10 GOPs Push Lynch to Confirmation Five Months After Nod

WASHINGTON – Loretta Lynch has been confirmed by the Senate to serve as the 83rd attorney general of the United States after an extended delay and despite protests from some Republicans that she will prove too beholden in her duties to President Obama, the man who nominated her to the position.

Lynch, 55, the U.S. attorney for the Eastern District of New York, was approved in a 56-43 vote with 10 Republicans, including Senate Republican Leader Mitch McConnell, of Kentucky, joining all 46 Democrats. The vote came after the nomination cleared a procedural hurdle in a 66-34 vote.

Lynch becomes the first African-American woman to hold the nation’s top law enforcement position. She replaces Eric Holder, who announced he was stepping down five months ago.

Obama praised the vote – despite the lengthy interval in bringing the nomination to the floor – asserting that “America will be better off for it.” He called her a “tough, independent and well-respected prosecutor.”

“Loretta’s confirmation ensures that we are better positioned to keep our communities safe, keep our nation secure and ensure that every American experiences justice under the law,” Obama said.

The nomination was not without controversy, even though most lawmakers acknowledged, some of them grudgingly, that Lynch was well qualified for the job.

The problem was her defense of the executive orders issued by the president last year that effectively protect, at least temporarily, an estimated 4 million undocumented aliens from deportation. Leading conservatives in the upper chamber, enraged by the White House action, insist the orders were unconstitutional and called on Lynch to denounce them at her confirmation hearing before the Senate Judiciary Committee.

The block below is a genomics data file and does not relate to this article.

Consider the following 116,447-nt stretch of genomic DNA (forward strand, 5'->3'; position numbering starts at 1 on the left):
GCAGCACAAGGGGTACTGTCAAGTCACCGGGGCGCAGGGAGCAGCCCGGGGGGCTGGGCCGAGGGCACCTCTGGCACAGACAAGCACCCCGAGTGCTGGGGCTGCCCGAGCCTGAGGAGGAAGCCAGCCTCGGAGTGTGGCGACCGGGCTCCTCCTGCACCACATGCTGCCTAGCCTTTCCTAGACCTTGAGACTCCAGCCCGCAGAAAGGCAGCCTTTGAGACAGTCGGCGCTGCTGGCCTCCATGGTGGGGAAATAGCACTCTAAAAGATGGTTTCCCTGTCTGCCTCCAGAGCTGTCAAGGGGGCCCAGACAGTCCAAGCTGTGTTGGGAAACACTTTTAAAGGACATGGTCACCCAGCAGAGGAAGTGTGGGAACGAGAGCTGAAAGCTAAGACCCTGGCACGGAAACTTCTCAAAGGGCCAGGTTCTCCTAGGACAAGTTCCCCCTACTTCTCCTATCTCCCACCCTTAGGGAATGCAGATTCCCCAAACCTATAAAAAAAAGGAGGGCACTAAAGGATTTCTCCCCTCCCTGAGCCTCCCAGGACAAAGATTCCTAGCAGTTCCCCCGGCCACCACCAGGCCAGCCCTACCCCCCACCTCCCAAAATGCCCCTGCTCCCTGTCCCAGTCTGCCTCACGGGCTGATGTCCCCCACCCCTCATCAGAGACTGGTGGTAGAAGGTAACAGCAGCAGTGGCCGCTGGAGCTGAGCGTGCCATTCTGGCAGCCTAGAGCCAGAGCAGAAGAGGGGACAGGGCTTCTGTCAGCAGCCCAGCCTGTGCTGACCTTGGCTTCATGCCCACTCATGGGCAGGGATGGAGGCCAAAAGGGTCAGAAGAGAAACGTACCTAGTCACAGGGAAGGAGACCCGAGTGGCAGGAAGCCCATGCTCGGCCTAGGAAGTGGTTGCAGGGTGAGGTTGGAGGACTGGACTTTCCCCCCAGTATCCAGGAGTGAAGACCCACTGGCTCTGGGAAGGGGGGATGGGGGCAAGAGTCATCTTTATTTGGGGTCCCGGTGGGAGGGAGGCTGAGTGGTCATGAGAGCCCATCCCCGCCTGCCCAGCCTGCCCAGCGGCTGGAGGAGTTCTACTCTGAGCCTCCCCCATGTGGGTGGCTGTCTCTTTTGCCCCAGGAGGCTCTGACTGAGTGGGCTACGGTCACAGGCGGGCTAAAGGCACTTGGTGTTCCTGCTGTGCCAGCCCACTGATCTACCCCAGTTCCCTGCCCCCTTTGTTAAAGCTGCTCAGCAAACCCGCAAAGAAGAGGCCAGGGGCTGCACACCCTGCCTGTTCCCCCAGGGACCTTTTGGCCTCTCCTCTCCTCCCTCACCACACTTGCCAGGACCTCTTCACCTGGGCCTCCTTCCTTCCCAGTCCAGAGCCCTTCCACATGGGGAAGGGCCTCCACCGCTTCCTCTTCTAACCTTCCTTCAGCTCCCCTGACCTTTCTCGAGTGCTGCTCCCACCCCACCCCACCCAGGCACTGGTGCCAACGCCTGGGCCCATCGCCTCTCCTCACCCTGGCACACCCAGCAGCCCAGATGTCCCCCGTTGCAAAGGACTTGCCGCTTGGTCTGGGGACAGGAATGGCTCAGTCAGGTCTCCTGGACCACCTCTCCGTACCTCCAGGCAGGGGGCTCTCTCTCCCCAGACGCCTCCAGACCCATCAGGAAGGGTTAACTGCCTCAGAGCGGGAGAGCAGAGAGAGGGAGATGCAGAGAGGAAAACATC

She refused, instead telling the panel that Obama had, in her opinion, acted legally. The position attracted GOP opposition.

“Ms. Lynch’s prior laudable record as a federal prosecutor cannot overcome her commitment to violating the Constitution,” said Sen. Jeff Sessions (R-Ala.). “I think it should be a bipartisan vote in rejecting this nomination. And in so doing, Congress will send the clear message that we expect the president to abide by the laws passed by Congress, not violate them.”

Sessions said those opposed to the nomination were “deeply concerned in this country about the president’s executive amnesty, the unlawfulness of it, the breadth of the arrogance of it to the point that it’s a direct assault on congressional power and legitimacy, a direct attack on laws passed by the people’s representatives and we’ve got a big problem.”

Lynch, he said, is committed to defending the president’s initiatives in court.

“We do not have to confirm someone to the highest law enforcement position in America if that someone has publicly committed to denigrating Congress, violating laws of Congress, violating even wishes of Congress and the American people,” he said.

Sessions was joined by, among others, Sen. Ted Cruz (R-Texas), who said he would “very much like to see an attorney general who will return to the bipartisan traditions of the Department of Justice, of fidelity to law and that includes, most importantly, the willingness to stand up to the president who appointed you, even if he or she is from the same political party.”